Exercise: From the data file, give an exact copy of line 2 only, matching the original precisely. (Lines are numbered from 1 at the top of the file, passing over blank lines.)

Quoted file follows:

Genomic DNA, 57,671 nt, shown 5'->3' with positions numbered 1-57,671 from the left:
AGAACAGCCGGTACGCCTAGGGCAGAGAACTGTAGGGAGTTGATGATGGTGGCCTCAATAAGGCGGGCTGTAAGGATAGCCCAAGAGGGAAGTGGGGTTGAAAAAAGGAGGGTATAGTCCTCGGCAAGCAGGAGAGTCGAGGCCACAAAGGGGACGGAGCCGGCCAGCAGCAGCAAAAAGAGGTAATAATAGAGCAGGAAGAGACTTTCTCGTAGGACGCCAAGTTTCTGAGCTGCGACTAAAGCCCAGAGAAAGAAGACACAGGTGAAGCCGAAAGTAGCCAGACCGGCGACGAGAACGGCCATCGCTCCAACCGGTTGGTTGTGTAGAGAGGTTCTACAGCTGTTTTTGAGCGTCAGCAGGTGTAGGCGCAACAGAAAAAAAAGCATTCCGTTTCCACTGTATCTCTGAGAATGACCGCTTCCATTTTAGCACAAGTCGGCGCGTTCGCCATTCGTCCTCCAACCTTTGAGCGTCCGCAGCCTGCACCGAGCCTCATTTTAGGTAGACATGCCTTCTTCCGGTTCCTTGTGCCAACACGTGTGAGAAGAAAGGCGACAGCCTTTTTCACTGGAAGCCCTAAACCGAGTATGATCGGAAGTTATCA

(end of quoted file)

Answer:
AGAACAGCCGGTACGCCTAGGGCAGAGAACTGTAGGGAGTTGATGATGGTGGCCTCAATAAGGCGGGCTGTAAGGATAGCCCAAGAGGGAAGTGGGGTTGAAAAAAGGAGGGTATAGTCCTCGGCAAGCAGGAGAGTCGAGGCCACAAAGGGGACGGAGCCGGCCAGCAGCAGCAAAAAGAGGTAATAATAGAGCAGGAAGAGACTTTCTCGTAGGACGCCAAGTTTCTGAGCTGCGACTAAAGCCCAGAGAAAGAAGACACAGGTGAAGCCGAAAGTAGCCAGACCGGCGACGAGAACGGCCATCGCTCCAACCGGTTGGTTGTGTAGAGAGGTTCTACAGCTGTTTTTGAGCGTCAGCAGGTGTAGGCGCAACAGAAAAAAAAGCATTCCGTTTCCACTGTATCTCTGAGAATGACCGCTTCCATTTTAGCACAAGTCGGCGCGTTCGCCATTCGTCCTCCAACCTTTGAGCGTCCGCAGCCTGCACCGAGCCTCATTTTAGGTAGACATGCCTTCTTCCGGTTCCTTGTGCCAACACGTGTGAGAAGAAAGGCGACAGCCTTTTTCACTGGAAGCCCTAAACCGAGTATGATCGGAAGTTATCA